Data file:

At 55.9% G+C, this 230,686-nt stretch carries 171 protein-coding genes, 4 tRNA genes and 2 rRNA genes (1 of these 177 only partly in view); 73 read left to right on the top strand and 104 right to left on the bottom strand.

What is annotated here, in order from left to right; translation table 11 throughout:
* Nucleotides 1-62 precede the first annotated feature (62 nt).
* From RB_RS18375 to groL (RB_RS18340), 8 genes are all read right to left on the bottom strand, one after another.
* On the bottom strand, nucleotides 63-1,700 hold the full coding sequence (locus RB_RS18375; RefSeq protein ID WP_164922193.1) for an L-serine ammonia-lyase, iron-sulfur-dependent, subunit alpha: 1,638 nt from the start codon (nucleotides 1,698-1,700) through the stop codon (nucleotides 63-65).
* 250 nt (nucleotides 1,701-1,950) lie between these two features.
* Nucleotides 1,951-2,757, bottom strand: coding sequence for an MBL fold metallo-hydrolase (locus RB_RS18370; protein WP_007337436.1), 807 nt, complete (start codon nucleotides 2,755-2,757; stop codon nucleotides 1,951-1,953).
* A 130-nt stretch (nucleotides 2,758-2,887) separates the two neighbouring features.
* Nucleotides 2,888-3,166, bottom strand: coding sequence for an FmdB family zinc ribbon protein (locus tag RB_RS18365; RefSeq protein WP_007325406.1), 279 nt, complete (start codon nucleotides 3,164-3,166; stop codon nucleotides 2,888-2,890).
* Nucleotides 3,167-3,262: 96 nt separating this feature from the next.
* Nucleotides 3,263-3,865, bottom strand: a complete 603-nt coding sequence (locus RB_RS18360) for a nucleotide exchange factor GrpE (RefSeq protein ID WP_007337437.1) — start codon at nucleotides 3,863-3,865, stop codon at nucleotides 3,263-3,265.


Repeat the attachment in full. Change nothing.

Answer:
At 55.9% G+C, this 230,686-nt stretch carries 171 protein-coding genes, 4 tRNA genes and 2 rRNA genes (1 of these 177 only partly in view); 73 read left to right on the top strand and 104 right to left on the bottom strand.

What is annotated here, in order from left to right; translation table 11 throughout:
* Nucleotides 1-62 precede the first annotated feature (62 nt).
* From RB_RS18375 to groL (RB_RS18340), 8 genes are all read right to left on the bottom strand, one after another.
* On the bottom strand, nucleotides 63-1,700 hold the full coding sequence (locus RB_RS18375; RefSeq protein ID WP_164922193.1) for an L-serine ammonia-lyase, iron-sulfur-dependent, subunit alpha: 1,638 nt from the start codon (nucleotides 1,698-1,700) through the stop codon (nucleotides 63-65).
* 250 nt (nucleotides 1,701-1,950) lie between these two features.
* Nucleotides 1,951-2,757, bottom strand: coding sequence for an MBL fold metallo-hydrolase (locus RB_RS18370; protein WP_007337436.1), 807 nt, complete (start codon nucleotides 2,755-2,757; stop codon nucleotides 1,951-1,953).
* A 130-nt stretch (nucleotides 2,758-2,887) separates the two neighbouring features.
* Nucleotides 2,888-3,166, bottom strand: coding sequence for an FmdB family zinc ribbon protein (locus tag RB_RS18365; RefSeq protein WP_007325406.1), 279 nt, complete (start codon nucleotides 3,164-3,166; stop codon nucleotides 2,888-2,890).
* Nucleotides 3,167-3,262: 96 nt separating this feature from the next.
* Nucleotides 3,263-3,865, bottom strand: a complete 603-nt coding sequence (locus RB_RS18360) for a nucleotide exchange factor GrpE (RefSeq protein ID WP_007337437.1) — start codon at nucleotides 3,863-3,865, stop codon at nucleotides 3,263-3,265.